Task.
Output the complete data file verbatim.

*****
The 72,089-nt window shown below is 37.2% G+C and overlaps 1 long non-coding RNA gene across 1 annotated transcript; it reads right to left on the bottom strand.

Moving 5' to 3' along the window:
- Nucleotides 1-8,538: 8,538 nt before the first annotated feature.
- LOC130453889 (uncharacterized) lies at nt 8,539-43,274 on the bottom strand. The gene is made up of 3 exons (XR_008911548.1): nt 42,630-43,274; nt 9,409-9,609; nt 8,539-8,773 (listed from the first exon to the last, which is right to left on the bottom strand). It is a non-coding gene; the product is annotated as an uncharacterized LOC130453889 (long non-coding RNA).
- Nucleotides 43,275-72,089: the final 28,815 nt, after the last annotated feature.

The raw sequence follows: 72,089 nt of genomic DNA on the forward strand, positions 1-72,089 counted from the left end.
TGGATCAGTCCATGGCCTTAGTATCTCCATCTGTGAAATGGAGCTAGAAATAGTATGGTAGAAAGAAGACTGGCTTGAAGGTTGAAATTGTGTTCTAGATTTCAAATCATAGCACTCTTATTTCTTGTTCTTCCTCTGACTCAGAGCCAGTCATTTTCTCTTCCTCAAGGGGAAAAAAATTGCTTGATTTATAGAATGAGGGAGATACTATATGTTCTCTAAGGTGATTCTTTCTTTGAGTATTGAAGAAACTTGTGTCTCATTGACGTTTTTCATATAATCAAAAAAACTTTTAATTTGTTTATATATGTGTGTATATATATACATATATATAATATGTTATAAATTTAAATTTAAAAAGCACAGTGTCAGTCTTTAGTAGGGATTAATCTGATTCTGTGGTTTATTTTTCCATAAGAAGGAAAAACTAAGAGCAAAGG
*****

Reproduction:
The 72,089-nt window shown below is 37.2% G+C and overlaps 1 long non-coding RNA gene across 1 annotated transcript; it reads right to left on the bottom strand.

Moving 5' to 3' along the window:
- Nucleotides 1-8,538: 8,538 nt before the first annotated feature.
- LOC130453889 (uncharacterized) lies at nt 8,539-43,274 on the bottom strand. The gene is made up of 3 exons (XR_008911548.1): nt 42,630-43,274; nt 9,409-9,609; nt 8,539-8,773 (listed from the first exon to the last, which is right to left on the bottom strand). It is a non-coding gene; the product is annotated as an uncharacterized LOC130453889 (long non-coding RNA).
- Nucleotides 43,275-72,089: the final 28,815 nt, after the last annotated feature.

The raw sequence follows: 72,089 nt of genomic DNA on the forward strand, positions 1-72,089 counted from the left end.
TGGATCAGTCCATGGCCTTAGTATCTCCATCTGTGAAATGGAGCTAGAAATAGTATGGTAGAAAGAAGACTGGCTTGAAGGTTGAAATTGTGTTCTAGATTTCAAATCATAGCACTCTTATTTCTTGTTCTTCCTCTGACTCAGAGCCAGTCATTTTCTCTTCCTCAAGGGGAAAAAAATTGCTTGATTTATAGAATGAGGGAGATACTATATGTTCTCTAAGGTGATTCTTTCTTTGAGTATTGAAGAAACTTGTGTCTCATTGACGTTTTTCATATAATCAAAAAAACTTTTAATTTGTTTATATATGTGTGTATATATATACATATATATAATATGTTATAAATTTAAATTTAAAAAGCACAGTGTCAGTCTTTAGTAGGGATTAATCTGATTCTGTGGTTTATTTTTCCATAAGAAGGAAAAACTAAGAGCAAAGG